Contrast that with The Wasteland, with the assumption in The Wasteland that something went wrong and the Fisher King lost his potency. That the land reflects the malady of the ruler, so if the king is on evil times, if he's impotent, then the streams don't run, the trees don't put out fruit. That implies that they once did and it was a golden age. Hemingway won't give you that.

That's what Murray calls the Hemingway epiphany; what Murray calls it is the sweat on the wine bottle. You remember when Jake and Bill go up to fish, when they go to the bullfights in Paloma, and they get up early in the morning, and they go up and fish these streams, and it's icy cold in the streams, and they take a couple of bottles of white wine with them, and they put the wine in the stream, and they fish, and they clean the fish, and they go down and get that wine out, and there's that sweat on the wine bottle, like the sweat on a wine glass when you got chilled wine, or the clouding up of the champagne. If you miss that, you miss life, Jack.

It's like the point of orgasm: if you missed it, you missed it. So that's what art is. You freeze that a little bit, that's the biggest victory. That's what Malraux calls a victory over chaos. That's what Hemingway was talking about.

Reading's the liberating device because it makes the world yours. It's like Miss Metcalf says in my book The Spyglass Tree: windows on the world. You see, when you sit in the library you own it. How can you segregate a guy who's coming to terms with the whole world? If your acceptance of the ancestral imperative is to qualify as a hero you got to regard jeopardy as an opportunity. You see a dragon, see, it separates the men from the boys. What you get from education, from reading, is you get seven league boots, a longer stride.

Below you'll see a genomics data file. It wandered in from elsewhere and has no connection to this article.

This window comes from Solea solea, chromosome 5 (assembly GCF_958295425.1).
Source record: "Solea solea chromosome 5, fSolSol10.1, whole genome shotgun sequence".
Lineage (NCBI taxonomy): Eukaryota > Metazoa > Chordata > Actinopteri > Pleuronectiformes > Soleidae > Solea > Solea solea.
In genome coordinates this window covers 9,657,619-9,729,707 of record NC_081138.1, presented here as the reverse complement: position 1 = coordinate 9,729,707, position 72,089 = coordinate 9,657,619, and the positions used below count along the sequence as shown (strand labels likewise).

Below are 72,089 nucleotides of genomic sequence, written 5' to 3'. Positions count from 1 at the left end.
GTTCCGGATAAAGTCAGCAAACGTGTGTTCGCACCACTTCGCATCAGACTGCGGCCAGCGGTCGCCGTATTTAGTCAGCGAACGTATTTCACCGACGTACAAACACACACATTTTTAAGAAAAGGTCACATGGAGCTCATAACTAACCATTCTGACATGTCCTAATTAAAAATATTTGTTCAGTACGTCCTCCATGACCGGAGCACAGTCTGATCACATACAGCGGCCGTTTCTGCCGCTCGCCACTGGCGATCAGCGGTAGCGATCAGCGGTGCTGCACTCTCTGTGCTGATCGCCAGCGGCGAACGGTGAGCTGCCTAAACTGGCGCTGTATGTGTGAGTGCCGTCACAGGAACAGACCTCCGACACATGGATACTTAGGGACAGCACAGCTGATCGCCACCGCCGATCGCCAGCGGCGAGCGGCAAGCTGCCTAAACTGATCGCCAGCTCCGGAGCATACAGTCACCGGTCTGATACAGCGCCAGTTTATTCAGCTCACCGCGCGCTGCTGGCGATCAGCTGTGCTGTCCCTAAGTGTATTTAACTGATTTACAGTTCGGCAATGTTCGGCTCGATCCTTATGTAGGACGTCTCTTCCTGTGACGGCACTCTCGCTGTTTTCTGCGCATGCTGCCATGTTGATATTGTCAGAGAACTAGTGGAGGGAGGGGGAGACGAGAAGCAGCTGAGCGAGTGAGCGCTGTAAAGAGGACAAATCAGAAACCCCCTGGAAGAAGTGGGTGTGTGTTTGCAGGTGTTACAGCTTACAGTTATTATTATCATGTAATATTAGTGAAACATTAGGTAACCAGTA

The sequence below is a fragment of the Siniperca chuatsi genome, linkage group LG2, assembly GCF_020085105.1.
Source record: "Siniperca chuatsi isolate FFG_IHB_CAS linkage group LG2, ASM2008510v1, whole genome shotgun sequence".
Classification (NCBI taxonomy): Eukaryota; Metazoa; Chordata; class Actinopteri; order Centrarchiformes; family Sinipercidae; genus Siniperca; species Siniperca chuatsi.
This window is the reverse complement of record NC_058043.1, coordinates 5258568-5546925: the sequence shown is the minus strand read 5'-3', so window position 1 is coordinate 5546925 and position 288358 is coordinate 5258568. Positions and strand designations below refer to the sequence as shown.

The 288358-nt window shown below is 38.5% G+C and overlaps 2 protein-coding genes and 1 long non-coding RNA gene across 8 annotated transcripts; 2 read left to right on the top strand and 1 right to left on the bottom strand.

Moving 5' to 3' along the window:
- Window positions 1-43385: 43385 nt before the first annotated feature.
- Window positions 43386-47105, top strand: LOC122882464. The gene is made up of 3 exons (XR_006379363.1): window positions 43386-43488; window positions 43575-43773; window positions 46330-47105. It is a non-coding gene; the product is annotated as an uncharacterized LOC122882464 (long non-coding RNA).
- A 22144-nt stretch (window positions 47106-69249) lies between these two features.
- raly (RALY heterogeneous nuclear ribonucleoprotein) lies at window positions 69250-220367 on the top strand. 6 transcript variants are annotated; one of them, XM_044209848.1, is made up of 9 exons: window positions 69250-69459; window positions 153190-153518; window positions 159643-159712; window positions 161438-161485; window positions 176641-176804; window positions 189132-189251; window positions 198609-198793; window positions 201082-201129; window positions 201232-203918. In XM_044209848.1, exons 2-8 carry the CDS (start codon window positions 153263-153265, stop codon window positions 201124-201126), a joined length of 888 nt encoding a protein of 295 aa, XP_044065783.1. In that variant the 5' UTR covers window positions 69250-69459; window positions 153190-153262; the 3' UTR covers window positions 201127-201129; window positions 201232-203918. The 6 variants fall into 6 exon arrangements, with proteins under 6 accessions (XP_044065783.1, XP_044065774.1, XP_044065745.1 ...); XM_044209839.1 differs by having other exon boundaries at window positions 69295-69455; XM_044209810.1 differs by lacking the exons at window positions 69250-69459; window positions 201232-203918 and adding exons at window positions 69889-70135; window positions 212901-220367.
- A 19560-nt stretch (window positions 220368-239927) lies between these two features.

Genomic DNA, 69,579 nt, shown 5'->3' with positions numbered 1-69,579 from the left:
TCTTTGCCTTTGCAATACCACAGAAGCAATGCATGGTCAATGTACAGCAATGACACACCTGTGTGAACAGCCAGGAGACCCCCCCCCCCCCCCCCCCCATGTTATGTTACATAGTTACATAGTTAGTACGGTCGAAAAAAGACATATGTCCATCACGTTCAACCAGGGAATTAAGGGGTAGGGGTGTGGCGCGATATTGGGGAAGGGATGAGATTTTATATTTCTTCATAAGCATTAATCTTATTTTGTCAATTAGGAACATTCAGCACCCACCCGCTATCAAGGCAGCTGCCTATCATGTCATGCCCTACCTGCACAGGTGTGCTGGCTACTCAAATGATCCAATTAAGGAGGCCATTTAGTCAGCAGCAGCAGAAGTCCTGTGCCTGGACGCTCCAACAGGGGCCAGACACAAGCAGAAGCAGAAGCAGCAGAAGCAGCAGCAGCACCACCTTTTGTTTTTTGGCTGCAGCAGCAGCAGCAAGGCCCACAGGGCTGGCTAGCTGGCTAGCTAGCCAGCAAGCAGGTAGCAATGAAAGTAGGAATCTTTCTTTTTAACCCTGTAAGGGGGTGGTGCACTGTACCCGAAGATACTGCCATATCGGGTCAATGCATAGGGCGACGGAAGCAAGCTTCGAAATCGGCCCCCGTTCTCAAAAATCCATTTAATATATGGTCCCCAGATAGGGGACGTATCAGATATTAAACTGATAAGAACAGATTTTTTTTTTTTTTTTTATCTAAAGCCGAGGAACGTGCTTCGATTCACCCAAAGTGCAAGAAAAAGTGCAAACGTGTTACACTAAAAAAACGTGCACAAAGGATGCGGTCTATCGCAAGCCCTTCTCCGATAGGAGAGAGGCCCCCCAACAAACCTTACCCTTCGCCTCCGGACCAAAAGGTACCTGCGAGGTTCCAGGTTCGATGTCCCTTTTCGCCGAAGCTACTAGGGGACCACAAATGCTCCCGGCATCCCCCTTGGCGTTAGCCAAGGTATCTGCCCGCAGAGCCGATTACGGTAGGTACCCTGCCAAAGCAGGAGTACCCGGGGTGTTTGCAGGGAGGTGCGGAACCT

People who are really involved with books aren't bookworms, they're more thoroughly involved than bookworms, because they're constantly applying practical significance to books. Literature as basic equipment for living, Kenneth Burke used to call it. Without that, without a sense of form, without a sense of purpose, without a sense of beginning, middle, and end, what we have is insanity.

We have chaos, which is insanity. Nothing means anything. Given the tendency, the wonderful tendency, to play, you get ritual, which is the reenactment of something practical; a ceremonial reenactment which is supervised by priests is religion. A playful reenactment supervised not by a priesthood but by referees and umpires is recreation. You see, the ultimate extension, elaboration, and refinement of that reenactment made possible by the play element is art.

It's the playful element that makes for the elegance which adds up to art. The art keeps that idea alive when it's not available to you physically. This fits in with the blues. You stomp the blues, that means you purify the society of those invisible menaces to happiness, or to form, or to equilibrium, but in the process of doing it you stomp so elegantly and with so much style it becomes a fertility ritual.

It's not about oppression and money, it's about stomping the blues away and having a good time. You don't know at what point you cross that line but at some point everybody start shaking. There it becomes existential. They know all about that at the black social club.
Interviews with: Diana Vreeland | Fran Lebowitz | Albert Murray | John Waters | Susanna Moore | Fab 5 Freddy | Alan Pryce-Jones